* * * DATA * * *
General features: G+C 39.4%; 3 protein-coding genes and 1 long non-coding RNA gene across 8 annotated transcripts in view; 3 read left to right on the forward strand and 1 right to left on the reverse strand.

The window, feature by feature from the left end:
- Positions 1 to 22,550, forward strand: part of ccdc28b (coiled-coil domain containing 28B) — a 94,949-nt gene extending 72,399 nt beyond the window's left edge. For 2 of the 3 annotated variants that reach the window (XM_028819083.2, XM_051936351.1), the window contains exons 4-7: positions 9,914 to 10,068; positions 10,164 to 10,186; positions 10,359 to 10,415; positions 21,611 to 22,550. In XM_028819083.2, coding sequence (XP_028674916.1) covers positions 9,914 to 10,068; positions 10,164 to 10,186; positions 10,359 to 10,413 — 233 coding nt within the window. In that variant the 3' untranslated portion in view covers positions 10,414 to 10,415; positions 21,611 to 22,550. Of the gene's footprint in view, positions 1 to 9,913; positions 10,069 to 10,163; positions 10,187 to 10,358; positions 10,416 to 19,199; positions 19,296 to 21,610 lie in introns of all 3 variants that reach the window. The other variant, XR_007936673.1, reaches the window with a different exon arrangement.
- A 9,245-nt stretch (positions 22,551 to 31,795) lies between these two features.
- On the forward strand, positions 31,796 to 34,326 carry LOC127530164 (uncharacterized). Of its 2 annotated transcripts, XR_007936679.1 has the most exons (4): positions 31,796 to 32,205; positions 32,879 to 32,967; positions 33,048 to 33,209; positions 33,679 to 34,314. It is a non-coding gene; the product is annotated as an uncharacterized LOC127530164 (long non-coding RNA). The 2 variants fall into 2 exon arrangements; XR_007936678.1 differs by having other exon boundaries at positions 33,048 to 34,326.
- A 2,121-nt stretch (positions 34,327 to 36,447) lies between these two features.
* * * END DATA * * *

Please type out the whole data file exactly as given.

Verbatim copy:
General features: G+C 39.4%; 3 protein-coding genes and 1 long non-coding RNA gene across 8 annotated transcripts in view; 3 read left to right on the forward strand and 1 right to left on the reverse strand.

The window, feature by feature from the left end:
- Positions 1 to 22,550, forward strand: part of ccdc28b (coiled-coil domain containing 28B) — a 94,949-nt gene extending 72,399 nt beyond the window's left edge. For 2 of the 3 annotated variants that reach the window (XM_028819083.2, XM_051936351.1), the window contains exons 4-7: positions 9,914 to 10,068; positions 10,164 to 10,186; positions 10,359 to 10,415; positions 21,611 to 22,550. In XM_028819083.2, coding sequence (XP_028674916.1) covers positions 9,914 to 10,068; positions 10,164 to 10,186; positions 10,359 to 10,413 — 233 coding nt within the window. In that variant the 3' untranslated portion in view covers positions 10,414 to 10,415; positions 21,611 to 22,550. Of the gene's footprint in view, positions 1 to 9,913; positions 10,069 to 10,163; positions 10,187 to 10,358; positions 10,416 to 19,199; positions 19,296 to 21,610 lie in introns of all 3 variants that reach the window. The other variant, XR_007936673.1, reaches the window with a different exon arrangement.
- A 9,245-nt stretch (positions 22,551 to 31,795) lies between these two features.
- On the forward strand, positions 31,796 to 34,326 carry LOC127530164 (uncharacterized). Of its 2 annotated transcripts, XR_007936679.1 has the most exons (4): positions 31,796 to 32,205; positions 32,879 to 32,967; positions 33,048 to 33,209; positions 33,679 to 34,314. It is a non-coding gene; the product is annotated as an uncharacterized LOC127530164 (long non-coding RNA). The 2 variants fall into 2 exon arrangements; XR_007936678.1 differs by having other exon boundaries at positions 33,048 to 34,326.
- A 2,121-nt stretch (positions 34,327 to 36,447) lies between these two features.